Moderate comedonal acne is treated similarly to mild comedonal acne. Topical retinoids, azelaic acid, salicylic acid, and benzoyl peroxide are commonly used. The combination of a retinoid and azelaic acid, salicylic acid, and benzoyl peroxide can also be used, but may be irritating. Acne surgery is also effective.

Moderate inflammatory and moderate mixed acne are treated with topical agents -- similarly to mild inflammatory and mild mixed acne, respectively -- though systemic therapy is also indicated. Systemic treatments used for moderate inflammatory and moderate mixed acne include oral antibiotics, oral contraceptives (for women), and nicotinamide. Oral antibiotics generally used in the treatment of acne are doxycycline, erythromycin, minocycline, sulfamethoxazole-trimethoprim, and tetracycline. Antibiotics reduce P. acnes levels. Their anti-inflammatory effects are achieved by reducing sebum free fatty acid levels. Tetracycline must be given on an empty stomach. The use of erythromycin can lead to resistant P. acnes strains. Doxycycline and minocycline may be more effective for acne than tetracycline. Rarely, minocycline can cause hypersensitivity, drug-induced lupus erythematosus, and hyperpigmentation. Doxycycline has a higher incidence of photosensitivity than other antibiotics used for acne. The hematologic status of patients on sulfamethoxazole-trimethoprim must be closely monitored.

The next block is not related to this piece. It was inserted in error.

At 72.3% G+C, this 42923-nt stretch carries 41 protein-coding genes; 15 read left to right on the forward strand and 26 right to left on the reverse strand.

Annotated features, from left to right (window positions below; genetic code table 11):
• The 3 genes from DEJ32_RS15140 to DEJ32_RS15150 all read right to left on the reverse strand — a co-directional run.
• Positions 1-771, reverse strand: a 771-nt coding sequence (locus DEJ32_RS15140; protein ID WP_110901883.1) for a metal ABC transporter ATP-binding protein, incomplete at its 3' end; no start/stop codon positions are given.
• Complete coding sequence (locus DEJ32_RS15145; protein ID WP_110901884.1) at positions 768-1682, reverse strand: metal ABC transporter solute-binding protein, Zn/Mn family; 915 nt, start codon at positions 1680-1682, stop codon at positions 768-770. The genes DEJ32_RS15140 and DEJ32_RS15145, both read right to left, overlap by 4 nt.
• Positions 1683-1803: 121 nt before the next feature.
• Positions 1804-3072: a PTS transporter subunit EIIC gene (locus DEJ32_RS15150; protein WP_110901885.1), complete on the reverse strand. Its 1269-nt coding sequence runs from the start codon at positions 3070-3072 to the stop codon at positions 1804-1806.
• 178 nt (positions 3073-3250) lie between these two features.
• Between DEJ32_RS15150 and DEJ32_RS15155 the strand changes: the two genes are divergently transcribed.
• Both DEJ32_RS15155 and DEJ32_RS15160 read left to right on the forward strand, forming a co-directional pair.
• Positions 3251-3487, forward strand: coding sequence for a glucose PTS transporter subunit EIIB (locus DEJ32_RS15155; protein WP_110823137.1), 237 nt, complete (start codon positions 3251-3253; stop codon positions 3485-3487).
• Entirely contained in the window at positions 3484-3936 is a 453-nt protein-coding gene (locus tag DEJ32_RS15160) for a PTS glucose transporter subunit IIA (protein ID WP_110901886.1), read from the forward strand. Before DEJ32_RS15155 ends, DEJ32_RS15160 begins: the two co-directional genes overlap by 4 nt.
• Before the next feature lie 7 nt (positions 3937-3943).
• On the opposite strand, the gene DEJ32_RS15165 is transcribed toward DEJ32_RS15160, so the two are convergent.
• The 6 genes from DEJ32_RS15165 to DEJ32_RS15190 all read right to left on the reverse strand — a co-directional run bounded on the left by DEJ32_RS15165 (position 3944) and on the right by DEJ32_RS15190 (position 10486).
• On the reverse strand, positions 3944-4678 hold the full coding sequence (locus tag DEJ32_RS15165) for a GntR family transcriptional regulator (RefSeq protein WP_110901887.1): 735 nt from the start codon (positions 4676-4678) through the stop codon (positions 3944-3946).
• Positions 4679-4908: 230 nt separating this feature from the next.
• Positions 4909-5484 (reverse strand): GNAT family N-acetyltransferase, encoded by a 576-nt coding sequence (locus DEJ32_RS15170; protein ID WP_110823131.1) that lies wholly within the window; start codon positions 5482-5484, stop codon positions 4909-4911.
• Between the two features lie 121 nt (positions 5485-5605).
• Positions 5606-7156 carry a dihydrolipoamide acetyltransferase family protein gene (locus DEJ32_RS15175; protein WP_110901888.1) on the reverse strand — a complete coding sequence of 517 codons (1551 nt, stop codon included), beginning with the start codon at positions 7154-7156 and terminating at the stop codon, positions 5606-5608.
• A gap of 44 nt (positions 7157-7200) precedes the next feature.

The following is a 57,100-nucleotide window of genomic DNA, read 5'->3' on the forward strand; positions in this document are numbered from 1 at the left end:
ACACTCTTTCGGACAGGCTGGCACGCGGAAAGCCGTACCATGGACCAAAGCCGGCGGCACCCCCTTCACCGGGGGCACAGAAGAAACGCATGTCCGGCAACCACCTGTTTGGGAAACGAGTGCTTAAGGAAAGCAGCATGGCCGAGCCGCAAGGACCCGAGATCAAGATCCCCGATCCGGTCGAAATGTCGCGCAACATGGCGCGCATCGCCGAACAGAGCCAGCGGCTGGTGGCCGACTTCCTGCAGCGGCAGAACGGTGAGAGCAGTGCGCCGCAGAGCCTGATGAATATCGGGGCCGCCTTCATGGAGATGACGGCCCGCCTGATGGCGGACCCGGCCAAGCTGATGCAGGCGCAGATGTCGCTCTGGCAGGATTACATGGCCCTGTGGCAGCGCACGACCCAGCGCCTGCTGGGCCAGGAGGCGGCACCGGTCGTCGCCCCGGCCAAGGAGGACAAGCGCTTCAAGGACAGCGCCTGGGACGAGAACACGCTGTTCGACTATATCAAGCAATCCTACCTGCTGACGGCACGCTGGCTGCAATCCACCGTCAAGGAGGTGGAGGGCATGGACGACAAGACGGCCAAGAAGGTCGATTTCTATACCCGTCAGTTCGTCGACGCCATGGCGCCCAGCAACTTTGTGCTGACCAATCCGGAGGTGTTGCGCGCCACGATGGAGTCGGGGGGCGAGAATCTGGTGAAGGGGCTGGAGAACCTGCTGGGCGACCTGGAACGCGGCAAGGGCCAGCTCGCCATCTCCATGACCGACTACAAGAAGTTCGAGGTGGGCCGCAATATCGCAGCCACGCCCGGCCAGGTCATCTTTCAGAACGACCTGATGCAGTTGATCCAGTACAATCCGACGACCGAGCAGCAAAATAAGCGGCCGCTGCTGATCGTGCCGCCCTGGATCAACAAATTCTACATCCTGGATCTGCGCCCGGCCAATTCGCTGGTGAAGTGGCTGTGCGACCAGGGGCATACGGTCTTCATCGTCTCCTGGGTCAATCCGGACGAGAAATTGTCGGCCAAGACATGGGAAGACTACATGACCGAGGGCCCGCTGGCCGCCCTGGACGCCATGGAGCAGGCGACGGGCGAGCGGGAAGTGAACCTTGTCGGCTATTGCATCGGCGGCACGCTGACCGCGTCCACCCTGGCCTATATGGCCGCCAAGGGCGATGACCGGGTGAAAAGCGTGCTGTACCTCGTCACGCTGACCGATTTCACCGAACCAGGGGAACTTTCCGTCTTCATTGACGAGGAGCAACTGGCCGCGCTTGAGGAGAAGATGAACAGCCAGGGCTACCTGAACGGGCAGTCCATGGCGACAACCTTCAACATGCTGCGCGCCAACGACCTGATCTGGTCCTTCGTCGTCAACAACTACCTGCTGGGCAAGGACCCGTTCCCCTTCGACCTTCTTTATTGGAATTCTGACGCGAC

Tetracycline is generally prescribed in divided doses of 500-1000 mg/day, although the lower dose can be given once daily. With improvement of acne, the dose may be reduced to 250 mg/day. Tetracycline should not be administered to patients younger than 8 years old.[7] Dosing for erythromycin is similar to tetracycline. Minocycline and doxycycline are prescribed in divided doses of 100-200 mg/day and can be lowered to 50 mg/day with improvement, although the lower dose can be administered once daily. Sulfamethoxazole-trimethoprim is prescribed as one double strength tablet twice daily, lowering to once daily with improvement.

Oral contraceptives (such as norgestimateethinyl estradiol) are effective in treating moderate acne in women unresponsive to topical treatment and/or oral antibiotics who have no contraindications to taking oral contraceptives. They act by reducing free testosterone. Improvement may not occur for up to 4 months following the start of therapy.

A combination of nicotinamide (750 mg), zinc oxide (25 mg), and folic acid (500 µg) is approved for the treatment of acne vulgaris (and rosacea). Both nicotinamide and zinc oxide have anti-inflammatory properties.